Before me is a rose bush. Its blossoms are perfect spirals, mathematics found in nature and all as it should be, evolved or intended. Puffs of petals amid hulking stems and thorns. I want to stay and care for it. Touch its petals, and gather them up as they fall, trembling, to the ground. I want to stay because I think I am supposed to want it. Because I like the idea of it. And who will tend to this rose bush if not me? Who will pull the weeds, prune the branches, fertilize the soil? But I feel, deep in my bones, a push. A pull. A deeper need. I inhale, sucking in my stomach, and squeeze past. A thorn snags on my dress, but I get by.
I have dried by the time I come to the patch of sunlight. Still, its rays feel good. The light, the vitamin D, penetrate my body. I close my eyes, and see red, not black, saturating my eyelids. My skin sparkles with warmth. I smile. I could stay here. I could curl up, like a napping housecat. I could do nothing, and relax, and perhaps someone else will come along, and I could ask them to stay with me. And then another and another. But I realize where this idea is headed. If I stay, I will be another fixture in this maze. I wonder if that is how the bear got here.
I walk, my bare feet in the endless, manicured grass until I come to a T, blocked by a brown bear. She snarls and shakes her head. Her wide mouth is bigger than my face, a gaping hole of spiked teeth and unwashed tongue. I try to swallow but my own small mouth is dry. I raise my hand, fingers spread and palm out. I dimly recall that this is not the thing to do to bears. There is a slight flutter to my fingertips and I try to steady myself. I inhale and exhale slowly, and look her in the eye, inviting her to dance. She raises her paw against my palm, and we turn, steps intricate, Regency-style, until I am past her.
And so I walk. More twists, and more turns.
I go left. I come to a bowl of blueberries on a pedestal. They are the biggest, plumpest blueberries I have ever seen. A rich, soulsatisfying bluish purple, they glisten with dew. My stomach leaps with anticipation. I am neither full nor hungry, but I want those blueberries like they are the key to life itself. I pick one up, and realize it is just an illusion. I pick another. I am searching in the basket for one that is real. I shake my head, release a guttural groan, and gnash my teeth. I retract my hand, and I force myself on.
I come to the heart of the maze. I know it is the heart. Or a heart. It is my heart. It is where I end. There is a book and I sign my name. There is a stone door, and I walk through.
The Thirteenth Ride by Holly Lyn Walrath
By the thirteenth time you ride it, the rollercoaster has no name. First you stand at the bottom and look up, up, up, and the sun hits you in the face, and the cold blue steel wavers with heat, and is so tall its unimaginable how something that windy and spirally could stand on its own. Then the ride goes by in a rush, people dangling in it like little puppets, feet lolling and heads rolling, and your stomach dips. There is a long wait. At first, the day is hot and you’ve been on many other roller coasters, but this is the biggest and baddest, so you wait patiently, eagerly watching the line turn. Inside the fake wooden shed it is cooler than the summer day, and the teenager behind the counter waves you lazily along, leaning his long haunches against the metal partitions. In front of you, a fat lady and a fat child scream. Behind you, a sullen teen yells at his brother to get off the rope, and snaps the button. The rope whips back and hits his brother. When you finally reach the ride, you scramble to get a good seat but wind up in the middle, which is the worst. Before you get in, you have to take off your jewellery. This is a serious rollercoaster. The first ride is so shocking you don’t even feel your feet leave the ground. Your stomach sits back at the booth where you got in, gaping at you and wondering why you abandoned it. More than 1,372 feet of pure acceleration. It’s so short you’re not sure it really happened, but you step off that metal carcass and float. Almost. “Let’s do it again,” someone says. You get back in line and wait, and there are little kids in line picking their noses, but that’s okay. The sullen teenager gives you a look that says, “Really?” And once more is never enough. After a few rides, you’ve got this down pat. You slip quickly under the rope in a strange version of the limbo. It’s cold on the platform. And you count. Five. Ten. Thirteen. It isn’t supposed to be the last ride, but when you get to the counter, the teen informs you the park is closing. He lets you in one last time. That ride is unsurpassed. You’re the only one, and you get the front seat. The sun is a burst plum and the wind is so cold your eyes well up. You close your eyes for the first time.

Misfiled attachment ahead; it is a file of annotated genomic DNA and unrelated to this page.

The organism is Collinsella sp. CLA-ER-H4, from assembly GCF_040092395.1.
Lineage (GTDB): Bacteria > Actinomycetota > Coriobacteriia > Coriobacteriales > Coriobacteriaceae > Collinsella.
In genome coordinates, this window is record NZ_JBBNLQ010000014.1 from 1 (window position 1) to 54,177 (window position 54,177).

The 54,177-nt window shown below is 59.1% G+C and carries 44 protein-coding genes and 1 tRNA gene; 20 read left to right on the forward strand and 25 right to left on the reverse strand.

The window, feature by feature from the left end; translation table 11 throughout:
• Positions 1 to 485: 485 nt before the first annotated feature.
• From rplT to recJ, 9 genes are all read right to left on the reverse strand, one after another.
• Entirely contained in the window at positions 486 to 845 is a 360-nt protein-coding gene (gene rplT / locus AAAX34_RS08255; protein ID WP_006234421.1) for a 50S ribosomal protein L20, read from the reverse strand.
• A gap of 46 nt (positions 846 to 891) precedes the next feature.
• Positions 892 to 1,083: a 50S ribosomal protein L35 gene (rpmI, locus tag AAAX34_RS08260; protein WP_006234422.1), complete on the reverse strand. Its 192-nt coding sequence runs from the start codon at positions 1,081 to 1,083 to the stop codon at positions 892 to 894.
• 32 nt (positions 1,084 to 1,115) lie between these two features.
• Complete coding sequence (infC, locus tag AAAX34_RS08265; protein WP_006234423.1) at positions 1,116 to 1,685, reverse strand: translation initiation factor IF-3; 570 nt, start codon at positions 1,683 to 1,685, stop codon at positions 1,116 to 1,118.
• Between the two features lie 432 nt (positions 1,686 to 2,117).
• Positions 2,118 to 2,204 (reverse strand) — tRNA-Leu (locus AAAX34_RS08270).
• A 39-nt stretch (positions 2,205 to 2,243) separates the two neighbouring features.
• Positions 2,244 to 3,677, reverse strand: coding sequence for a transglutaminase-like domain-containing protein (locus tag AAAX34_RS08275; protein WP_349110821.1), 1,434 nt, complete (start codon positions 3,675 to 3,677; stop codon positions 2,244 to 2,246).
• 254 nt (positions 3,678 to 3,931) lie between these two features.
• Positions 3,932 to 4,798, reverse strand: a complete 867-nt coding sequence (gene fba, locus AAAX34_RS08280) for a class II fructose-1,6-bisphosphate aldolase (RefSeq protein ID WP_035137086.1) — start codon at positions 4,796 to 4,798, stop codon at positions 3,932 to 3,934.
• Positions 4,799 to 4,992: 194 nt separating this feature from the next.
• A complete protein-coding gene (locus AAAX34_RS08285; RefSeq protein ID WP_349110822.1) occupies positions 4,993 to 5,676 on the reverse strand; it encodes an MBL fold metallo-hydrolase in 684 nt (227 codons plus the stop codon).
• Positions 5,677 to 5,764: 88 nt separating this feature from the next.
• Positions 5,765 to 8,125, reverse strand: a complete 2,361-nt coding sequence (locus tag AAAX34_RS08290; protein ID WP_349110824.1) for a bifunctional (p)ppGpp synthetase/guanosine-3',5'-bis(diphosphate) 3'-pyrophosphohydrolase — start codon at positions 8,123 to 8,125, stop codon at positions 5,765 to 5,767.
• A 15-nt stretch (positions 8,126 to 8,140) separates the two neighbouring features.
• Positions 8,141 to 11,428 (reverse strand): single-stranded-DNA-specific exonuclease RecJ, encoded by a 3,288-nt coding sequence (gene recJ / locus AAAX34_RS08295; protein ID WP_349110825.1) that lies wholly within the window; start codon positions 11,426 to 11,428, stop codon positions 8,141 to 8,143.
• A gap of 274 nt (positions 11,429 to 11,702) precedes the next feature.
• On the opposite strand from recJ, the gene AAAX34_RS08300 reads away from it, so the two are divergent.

Emerald by Lily Wang
Notes dance up from the creek, gurgling over sunken pebbles. Leaves shiver with pleasure under the soft rain of morning light. Lilac petals swirl together under a flutter of newfound wings, a pool of milky tears, pastel memories. Time does not exist within this emerald realm, this emerald dream. Constellations dangle from branches, feet sparkling, eyes twinkling. Swinging, swinging. Mossy roots cradle the midnight moon in a promise, thawing the broken crescent. Luminescent, neon, shrouded in linen mist, the midnight moon pulses hazily. Iâ€™ve given all my love to you. Webs spun with honey, rubies and sapphires in the mud. A handful of garlic cloves, a handful of poetry. No breath, no beat, no pain beneath these sheets. Ghosts do not haunt this emerald realm, this emerald dream. No pockets for my hands, no pockets for my hope. Floating, floating, take with you my weight. Flutes hide behind chocolate bark, waiting for velvet lips. My music is not enough. Iâ€™ve given all my love to you. Lightning sleeps beneath rocks, heating the ground, disastrous in its beauty. Calligraphy drifts, thick and creamy, waiting for unspoken words. A trapeze dress made from a thousand dusty moths hangs upside down, nebulous. Humming, humming. Stitches do not hold together this emerald realm, this emerald dream. There is no fodder for emptiness. Iâ€™ve given all my love to you. There are no bones, this emerald realm. There is no fire, this emerald dream. There is no you.